Telehealth services are becoming more common to help deter the spread of COVID-19. However, as with other internet activity, there are security threats to patients' sensitive details and private data. How can patients and doctors maintain the confidentiality of each other's information?
“Telehealth was trending upward before the pandemic, and there were already privacy and security concerns,” according to Stephen Hyduchak, CEO of Aver, an identity-verification service. “But those are heightened now as people want the immediacy of care and are ready to accept the exchange of privacy to receive that.”
“Medical data is some of the most sensitive information out there. HIPAA and other regulations have long been in place, well before more general privacy laws were instituted. Now, needing to share more of your medical history with the telehealth doctors makes the entire communication more vulnerable in a variety of ways. The application could get hacked. Also, IT infrastructure and cybersecurity often aren’t up to speed at hospitals.”
How can I protect my data when using TeleHealth?
When using telehealth systems, Hyduchak recommends following these security precautions:
Double-check before downloading the app
“Your healthcare provider may have a preferred app that you can download from its website,” Hyduchak shares. “That’s the safest route. Your company may offer this service, and if so, check with human resources to make sure the information is correct before downloading. Otherwise, use a reputable online store to download the app.”
You should avoid downloading generic “Doctor’s Office” or “Medical Appointment” apps that promise visits with doctors located anywhere in the country. These lead to doctors without adequate credentials in your area or scammers who are simply out to make a quick buck offering bogus advice. Stick with your primary care provider or a trusted local provider who you can follow up with in person, if needed.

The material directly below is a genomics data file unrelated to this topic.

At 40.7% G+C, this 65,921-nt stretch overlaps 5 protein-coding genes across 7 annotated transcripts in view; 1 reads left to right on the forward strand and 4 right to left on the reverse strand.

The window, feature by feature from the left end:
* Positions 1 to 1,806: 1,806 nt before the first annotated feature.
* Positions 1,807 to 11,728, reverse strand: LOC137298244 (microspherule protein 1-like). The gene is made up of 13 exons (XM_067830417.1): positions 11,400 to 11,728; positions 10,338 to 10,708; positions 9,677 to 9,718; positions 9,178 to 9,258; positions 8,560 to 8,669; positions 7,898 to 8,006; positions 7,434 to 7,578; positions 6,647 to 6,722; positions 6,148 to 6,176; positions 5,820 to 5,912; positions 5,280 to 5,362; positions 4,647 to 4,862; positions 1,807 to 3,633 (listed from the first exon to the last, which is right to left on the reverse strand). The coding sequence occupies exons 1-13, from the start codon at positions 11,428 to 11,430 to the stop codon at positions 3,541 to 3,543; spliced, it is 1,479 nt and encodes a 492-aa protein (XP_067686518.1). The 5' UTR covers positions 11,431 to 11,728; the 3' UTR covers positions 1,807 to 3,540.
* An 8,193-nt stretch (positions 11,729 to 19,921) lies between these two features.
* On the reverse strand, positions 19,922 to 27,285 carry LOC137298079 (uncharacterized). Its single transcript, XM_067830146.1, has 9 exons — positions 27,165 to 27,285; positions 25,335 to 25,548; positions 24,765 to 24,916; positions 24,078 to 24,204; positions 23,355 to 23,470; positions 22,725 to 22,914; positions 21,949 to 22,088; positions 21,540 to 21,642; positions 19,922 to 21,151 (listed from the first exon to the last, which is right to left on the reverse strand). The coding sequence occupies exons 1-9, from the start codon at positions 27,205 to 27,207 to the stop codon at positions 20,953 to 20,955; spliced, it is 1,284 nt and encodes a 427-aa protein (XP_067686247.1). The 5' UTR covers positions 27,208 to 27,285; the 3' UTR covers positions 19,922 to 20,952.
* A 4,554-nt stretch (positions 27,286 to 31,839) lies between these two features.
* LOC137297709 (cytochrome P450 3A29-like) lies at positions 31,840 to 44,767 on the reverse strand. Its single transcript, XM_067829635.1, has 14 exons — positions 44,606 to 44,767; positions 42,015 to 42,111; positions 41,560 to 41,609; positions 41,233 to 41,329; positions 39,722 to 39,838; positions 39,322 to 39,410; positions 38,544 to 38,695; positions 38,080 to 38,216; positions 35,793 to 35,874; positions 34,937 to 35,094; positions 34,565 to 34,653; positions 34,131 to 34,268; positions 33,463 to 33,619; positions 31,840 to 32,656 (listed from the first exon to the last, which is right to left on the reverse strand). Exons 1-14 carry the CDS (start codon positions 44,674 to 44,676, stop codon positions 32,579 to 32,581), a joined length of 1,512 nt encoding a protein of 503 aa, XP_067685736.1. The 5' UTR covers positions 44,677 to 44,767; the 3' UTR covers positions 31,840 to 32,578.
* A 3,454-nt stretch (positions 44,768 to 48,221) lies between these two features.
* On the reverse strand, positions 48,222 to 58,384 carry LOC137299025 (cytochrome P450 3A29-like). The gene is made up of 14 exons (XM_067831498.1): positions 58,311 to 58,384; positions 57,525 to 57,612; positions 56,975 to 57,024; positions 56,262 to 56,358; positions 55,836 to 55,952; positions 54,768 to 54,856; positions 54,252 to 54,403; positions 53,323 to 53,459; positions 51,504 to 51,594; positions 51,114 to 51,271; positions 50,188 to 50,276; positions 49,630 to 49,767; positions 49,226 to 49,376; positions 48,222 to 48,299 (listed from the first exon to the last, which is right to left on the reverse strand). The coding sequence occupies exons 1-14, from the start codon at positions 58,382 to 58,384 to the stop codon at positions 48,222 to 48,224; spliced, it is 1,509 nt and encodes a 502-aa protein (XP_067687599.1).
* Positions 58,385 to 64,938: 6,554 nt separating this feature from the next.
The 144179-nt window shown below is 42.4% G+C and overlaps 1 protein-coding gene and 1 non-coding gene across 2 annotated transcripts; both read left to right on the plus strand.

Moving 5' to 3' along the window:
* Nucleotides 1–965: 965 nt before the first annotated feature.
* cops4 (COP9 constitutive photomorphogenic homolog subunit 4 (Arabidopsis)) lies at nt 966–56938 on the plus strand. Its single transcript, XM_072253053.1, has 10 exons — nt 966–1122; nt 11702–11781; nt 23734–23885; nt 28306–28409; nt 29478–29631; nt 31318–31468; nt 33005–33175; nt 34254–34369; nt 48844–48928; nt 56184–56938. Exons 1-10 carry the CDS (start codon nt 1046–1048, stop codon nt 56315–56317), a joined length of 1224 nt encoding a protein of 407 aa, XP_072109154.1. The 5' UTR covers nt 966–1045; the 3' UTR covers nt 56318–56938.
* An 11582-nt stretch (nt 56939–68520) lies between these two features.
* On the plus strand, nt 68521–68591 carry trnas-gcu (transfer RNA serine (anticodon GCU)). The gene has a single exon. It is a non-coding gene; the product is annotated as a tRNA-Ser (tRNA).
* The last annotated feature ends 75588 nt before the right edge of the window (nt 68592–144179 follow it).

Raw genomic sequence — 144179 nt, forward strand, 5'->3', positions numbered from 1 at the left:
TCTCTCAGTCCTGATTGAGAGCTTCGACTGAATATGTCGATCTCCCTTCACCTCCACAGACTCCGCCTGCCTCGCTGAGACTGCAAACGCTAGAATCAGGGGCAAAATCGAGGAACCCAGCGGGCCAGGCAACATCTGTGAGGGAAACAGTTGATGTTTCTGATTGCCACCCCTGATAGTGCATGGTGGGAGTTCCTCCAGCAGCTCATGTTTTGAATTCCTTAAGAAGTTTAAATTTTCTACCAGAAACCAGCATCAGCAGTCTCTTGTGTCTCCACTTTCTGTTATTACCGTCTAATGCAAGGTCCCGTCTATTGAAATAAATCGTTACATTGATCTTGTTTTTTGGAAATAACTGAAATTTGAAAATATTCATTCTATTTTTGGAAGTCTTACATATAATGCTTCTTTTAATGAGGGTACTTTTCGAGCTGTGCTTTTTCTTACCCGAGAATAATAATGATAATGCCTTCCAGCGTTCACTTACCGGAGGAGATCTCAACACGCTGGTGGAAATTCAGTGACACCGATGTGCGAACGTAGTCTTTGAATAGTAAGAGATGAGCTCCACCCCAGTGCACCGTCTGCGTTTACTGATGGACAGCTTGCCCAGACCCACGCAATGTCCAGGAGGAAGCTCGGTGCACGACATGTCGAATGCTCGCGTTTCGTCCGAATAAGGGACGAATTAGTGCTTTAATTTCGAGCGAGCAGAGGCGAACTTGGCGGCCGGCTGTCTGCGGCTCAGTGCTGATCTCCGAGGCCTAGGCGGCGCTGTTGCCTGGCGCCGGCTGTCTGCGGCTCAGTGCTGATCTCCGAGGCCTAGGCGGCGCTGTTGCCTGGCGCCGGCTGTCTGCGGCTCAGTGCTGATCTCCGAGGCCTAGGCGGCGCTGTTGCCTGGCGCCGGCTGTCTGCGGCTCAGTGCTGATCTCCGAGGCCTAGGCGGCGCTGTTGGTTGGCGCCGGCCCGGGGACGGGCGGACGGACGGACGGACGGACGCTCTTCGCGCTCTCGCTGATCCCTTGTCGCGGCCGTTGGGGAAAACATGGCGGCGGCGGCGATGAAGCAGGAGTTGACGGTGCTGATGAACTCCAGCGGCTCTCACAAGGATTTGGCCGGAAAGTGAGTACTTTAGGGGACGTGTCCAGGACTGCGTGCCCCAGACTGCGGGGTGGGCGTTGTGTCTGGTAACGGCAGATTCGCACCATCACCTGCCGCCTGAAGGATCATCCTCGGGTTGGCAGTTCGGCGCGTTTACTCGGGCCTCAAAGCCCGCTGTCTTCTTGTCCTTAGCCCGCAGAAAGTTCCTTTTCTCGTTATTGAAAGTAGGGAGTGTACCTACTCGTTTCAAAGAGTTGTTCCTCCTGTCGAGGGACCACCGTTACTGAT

Consider online app reviews and recommendations from your network
"Reputable review sites can give you an objective look at apps and telemed services out there, but many reviews focus on capability, speed and convenience, so you may have to dig a little deeper regarding security,” Hyduchak said. “That’s where your personal network comes in. Query people you know who are using the app you’re considering. And if the app is relatively unknown, you don’t want to be one of the first to use it.”
Beware of phishing, social engineering of telemedicine
“The basic rule for most cybersecurity measures very much applies: Always verify a link or attachment before opening it,” Hyduchak said. “There are coronavirus-based phishing campaigns by hackers. Their aim is to get you to click onto a malicious telehealth link.”
You should always use a browser protection tool to identify and block malicious websites and those containing scams. This holds especially true when using a website, company, or service that you haven’t used before. Scammers prey on those who aren’t knowledgeable enough about a service to realize when something doesn’t add up.
Learn how the service uses your data
“Look for telemedicine providers that explain their use of data that you share, usually doing this in writing with a code of conduct,” Hyduchak said. “You have to make sure the telehealth service is reputable and that it’s following all HIPPA rules. Also, only disclose relevant information that is absolutely essential.
“With telehealth services, a patient can see a doctor in isolation from their smart devices, so it’s a close to ideal platform during an outbreak like this, but having awareness of and using security measures is essential because the stakes are higher.”